Then I met a person who would companion me along this journey, Reverend Bob Schaibley. Bob was there as I was struggling with my call, holding up a virtual mirror to my words, allowing me to realize that when I said I felt something deep within pulling me toward ministry, I sounded genuine, passionate, honest. He told me that he too had had experienced such a call and was as scared and uncertain as I was. He could not guarantee that if I followed this call that I would become a Unitarian Universalist minister—of course no one could do that--but he would be with me as I tried. He would make time to listen to me; he would hold up that mirror to me so that I could understand what he heard, not just in words, but also what my heart expressed. He affirmed for me again and again, it was possible for me a Unitarian Universalist minister. And it was my choice to make this terrifying journey, no matter how many UU ministers were telling me to choose something—anything—else to do. Bob didn’t sugar coat any of it. The sacrifices—the ones I would choose to make, the ones my family would have to make because of my call. The debt, the night-long study, being short on sleep, and the relationships I would have to let go of because after my job, my family, and seminary, I wouldn’t have anything left over to give. He told me what it would take to become a UU minister; and he told me what I would face as a UU minister. He didn’t pull any punches, but he also held out hope and was willing to companion me through the process of seminary and fellowship.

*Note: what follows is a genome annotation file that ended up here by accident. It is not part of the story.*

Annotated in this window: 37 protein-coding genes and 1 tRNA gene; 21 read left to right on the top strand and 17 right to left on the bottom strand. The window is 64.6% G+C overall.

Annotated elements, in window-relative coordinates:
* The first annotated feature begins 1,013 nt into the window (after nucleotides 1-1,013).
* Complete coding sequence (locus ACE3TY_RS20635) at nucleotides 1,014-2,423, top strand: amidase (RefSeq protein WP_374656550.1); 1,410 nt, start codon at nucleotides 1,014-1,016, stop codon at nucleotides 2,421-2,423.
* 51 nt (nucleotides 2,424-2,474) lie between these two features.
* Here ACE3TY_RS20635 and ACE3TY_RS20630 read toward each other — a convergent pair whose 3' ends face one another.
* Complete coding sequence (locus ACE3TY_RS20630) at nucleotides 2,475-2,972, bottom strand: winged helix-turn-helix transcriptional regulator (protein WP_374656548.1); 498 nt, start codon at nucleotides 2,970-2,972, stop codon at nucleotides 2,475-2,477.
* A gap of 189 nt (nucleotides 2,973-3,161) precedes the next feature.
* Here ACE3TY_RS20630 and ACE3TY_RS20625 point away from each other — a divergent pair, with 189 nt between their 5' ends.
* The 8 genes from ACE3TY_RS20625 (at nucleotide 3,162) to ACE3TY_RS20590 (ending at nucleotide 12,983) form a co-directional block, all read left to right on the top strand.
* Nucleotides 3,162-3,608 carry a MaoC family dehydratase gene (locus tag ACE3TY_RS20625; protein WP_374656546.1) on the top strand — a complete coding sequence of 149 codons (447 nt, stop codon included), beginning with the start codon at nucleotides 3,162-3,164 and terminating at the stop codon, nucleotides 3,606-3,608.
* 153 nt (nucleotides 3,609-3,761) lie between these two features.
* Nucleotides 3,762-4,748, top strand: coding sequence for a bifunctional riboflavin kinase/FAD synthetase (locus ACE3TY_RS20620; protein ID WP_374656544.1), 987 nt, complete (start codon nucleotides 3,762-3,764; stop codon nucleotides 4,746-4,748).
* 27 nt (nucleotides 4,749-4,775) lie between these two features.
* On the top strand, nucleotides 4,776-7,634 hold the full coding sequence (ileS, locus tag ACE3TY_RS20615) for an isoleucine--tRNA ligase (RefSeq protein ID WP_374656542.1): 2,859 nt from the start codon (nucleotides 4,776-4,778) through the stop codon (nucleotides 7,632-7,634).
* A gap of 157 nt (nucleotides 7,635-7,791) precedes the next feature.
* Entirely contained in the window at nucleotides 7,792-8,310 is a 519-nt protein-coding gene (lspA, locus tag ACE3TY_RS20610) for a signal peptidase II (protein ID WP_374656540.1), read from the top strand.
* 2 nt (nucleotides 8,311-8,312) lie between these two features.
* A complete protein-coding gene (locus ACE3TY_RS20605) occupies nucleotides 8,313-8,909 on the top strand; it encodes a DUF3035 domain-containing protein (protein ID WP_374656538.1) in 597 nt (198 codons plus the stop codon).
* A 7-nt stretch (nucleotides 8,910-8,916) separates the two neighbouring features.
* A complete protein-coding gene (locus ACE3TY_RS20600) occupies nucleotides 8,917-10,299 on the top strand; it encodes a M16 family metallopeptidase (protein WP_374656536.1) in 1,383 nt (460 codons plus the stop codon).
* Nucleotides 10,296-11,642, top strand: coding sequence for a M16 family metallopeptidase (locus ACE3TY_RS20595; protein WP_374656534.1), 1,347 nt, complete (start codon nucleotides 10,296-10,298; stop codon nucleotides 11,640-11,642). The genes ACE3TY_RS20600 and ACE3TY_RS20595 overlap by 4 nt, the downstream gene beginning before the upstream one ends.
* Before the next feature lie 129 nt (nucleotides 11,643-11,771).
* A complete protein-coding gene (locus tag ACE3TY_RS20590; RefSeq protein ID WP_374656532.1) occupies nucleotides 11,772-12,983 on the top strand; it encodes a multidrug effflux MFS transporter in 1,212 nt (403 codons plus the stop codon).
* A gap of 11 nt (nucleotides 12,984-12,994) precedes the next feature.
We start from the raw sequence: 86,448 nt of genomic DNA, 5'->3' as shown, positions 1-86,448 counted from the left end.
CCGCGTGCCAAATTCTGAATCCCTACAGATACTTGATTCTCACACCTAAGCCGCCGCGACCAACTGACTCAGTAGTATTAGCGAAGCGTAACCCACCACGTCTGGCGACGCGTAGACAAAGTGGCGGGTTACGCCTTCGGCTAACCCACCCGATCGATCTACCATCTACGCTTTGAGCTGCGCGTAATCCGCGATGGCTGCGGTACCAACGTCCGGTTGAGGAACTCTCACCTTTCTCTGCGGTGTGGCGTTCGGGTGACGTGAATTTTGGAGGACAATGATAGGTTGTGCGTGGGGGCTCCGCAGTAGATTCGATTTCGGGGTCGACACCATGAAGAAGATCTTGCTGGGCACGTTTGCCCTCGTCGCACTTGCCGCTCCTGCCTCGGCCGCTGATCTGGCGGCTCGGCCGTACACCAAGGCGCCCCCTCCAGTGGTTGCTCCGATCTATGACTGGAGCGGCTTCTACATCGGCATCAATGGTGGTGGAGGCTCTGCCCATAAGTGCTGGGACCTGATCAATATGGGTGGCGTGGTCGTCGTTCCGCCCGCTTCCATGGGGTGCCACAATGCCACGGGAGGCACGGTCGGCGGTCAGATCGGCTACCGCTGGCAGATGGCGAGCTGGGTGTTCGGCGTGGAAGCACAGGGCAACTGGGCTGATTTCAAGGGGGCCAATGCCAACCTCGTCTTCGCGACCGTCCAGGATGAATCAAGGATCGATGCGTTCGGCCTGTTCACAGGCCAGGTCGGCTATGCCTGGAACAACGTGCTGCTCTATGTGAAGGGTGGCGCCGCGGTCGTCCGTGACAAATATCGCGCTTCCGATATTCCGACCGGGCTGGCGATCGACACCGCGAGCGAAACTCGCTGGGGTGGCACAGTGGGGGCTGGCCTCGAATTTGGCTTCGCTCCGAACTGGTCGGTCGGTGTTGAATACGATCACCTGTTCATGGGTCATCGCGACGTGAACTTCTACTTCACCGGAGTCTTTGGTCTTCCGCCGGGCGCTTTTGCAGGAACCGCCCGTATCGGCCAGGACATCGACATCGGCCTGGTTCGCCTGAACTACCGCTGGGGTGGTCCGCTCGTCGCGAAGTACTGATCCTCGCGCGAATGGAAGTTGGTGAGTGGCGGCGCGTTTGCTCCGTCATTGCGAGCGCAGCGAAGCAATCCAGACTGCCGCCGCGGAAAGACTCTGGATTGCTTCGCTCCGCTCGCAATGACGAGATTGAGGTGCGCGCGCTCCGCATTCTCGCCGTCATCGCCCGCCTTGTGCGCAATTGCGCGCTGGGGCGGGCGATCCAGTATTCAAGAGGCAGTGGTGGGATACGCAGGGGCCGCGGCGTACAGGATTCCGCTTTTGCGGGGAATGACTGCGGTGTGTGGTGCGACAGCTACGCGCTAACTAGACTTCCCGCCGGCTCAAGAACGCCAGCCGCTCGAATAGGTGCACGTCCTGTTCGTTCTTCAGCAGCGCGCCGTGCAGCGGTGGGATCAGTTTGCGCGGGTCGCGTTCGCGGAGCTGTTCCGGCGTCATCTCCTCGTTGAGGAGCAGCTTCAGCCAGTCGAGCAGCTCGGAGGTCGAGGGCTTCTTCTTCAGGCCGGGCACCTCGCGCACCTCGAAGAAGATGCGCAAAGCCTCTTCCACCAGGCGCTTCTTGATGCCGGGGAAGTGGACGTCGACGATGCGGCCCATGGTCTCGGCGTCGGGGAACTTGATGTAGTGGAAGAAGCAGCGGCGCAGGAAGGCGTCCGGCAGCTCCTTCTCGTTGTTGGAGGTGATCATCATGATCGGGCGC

My first ministry was with a 40 member congregation in Beaumont, Texas—Spindletop Unitarian Church. I was asked to serve them before I was even ordained. I felt like I couldn’t let them know how nervous I was. After all I was their minister and they needed me to the expert. That’s what a minister is right? An expert! On everything! All the time! I wore my academic robes while I preached, a visible emblem of my expertise and my separation from the rest of the congregation. But here’s the thing, I quickly learned, ministry is not about being an expert on everything, all the time. Ministry is about being a companion to a congregation.